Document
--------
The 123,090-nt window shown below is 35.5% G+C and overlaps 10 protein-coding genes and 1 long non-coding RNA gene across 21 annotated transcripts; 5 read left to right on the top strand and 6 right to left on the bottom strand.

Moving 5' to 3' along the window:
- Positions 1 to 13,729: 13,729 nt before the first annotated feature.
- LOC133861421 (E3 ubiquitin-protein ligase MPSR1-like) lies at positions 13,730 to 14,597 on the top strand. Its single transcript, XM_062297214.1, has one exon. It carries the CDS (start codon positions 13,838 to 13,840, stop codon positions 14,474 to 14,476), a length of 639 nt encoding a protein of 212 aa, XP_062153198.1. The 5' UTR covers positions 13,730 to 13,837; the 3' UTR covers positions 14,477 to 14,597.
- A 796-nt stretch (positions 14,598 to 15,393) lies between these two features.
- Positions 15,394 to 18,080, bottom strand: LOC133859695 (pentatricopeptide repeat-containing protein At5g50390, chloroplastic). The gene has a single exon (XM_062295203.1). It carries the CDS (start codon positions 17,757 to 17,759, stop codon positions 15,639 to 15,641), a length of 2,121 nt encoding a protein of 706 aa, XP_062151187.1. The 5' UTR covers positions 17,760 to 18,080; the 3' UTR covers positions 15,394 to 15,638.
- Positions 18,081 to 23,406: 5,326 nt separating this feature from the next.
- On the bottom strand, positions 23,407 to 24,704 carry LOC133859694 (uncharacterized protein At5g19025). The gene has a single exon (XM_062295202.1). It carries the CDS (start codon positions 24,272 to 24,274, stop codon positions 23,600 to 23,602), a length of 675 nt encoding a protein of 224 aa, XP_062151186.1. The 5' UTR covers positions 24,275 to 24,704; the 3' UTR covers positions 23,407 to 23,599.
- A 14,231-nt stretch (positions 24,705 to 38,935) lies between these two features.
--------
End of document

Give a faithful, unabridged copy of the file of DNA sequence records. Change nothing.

The 123,090-nt window shown below is 35.5% G+C and overlaps 10 protein-coding genes and 1 long non-coding RNA gene across 21 annotated transcripts; 5 read left to right on the top strand and 6 right to left on the bottom strand.

Moving 5' to 3' along the window:
- Positions 1 to 13,729: 13,729 nt before the first annotated feature.
- LOC133861421 (E3 ubiquitin-protein ligase MPSR1-like) lies at positions 13,730 to 14,597 on the top strand. Its single transcript, XM_062297214.1, has one exon. It carries the CDS (start codon positions 13,838 to 13,840, stop codon positions 14,474 to 14,476), a length of 639 nt encoding a protein of 212 aa, XP_062153198.1. The 5' UTR covers positions 13,730 to 13,837; the 3' UTR covers positions 14,477 to 14,597.
- A 796-nt stretch (positions 14,598 to 15,393) lies between these two features.
- Positions 15,394 to 18,080, bottom strand: LOC133859695 (pentatricopeptide repeat-containing protein At5g50390, chloroplastic). The gene has a single exon (XM_062295203.1). It carries the CDS (start codon positions 17,757 to 17,759, stop codon positions 15,639 to 15,641), a length of 2,121 nt encoding a protein of 706 aa, XP_062151187.1. The 5' UTR covers positions 17,760 to 18,080; the 3' UTR covers positions 15,394 to 15,638.
- Positions 18,081 to 23,406: 5,326 nt separating this feature from the next.
- On the bottom strand, positions 23,407 to 24,704 carry LOC133859694 (uncharacterized protein At5g19025). The gene has a single exon (XM_062295202.1). It carries the CDS (start codon positions 24,272 to 24,274, stop codon positions 23,600 to 23,602), a length of 675 nt encoding a protein of 224 aa, XP_062151186.1. The 5' UTR covers positions 24,275 to 24,704; the 3' UTR covers positions 23,407 to 23,599.
- A 14,231-nt stretch (positions 24,705 to 38,935) lies between these two features.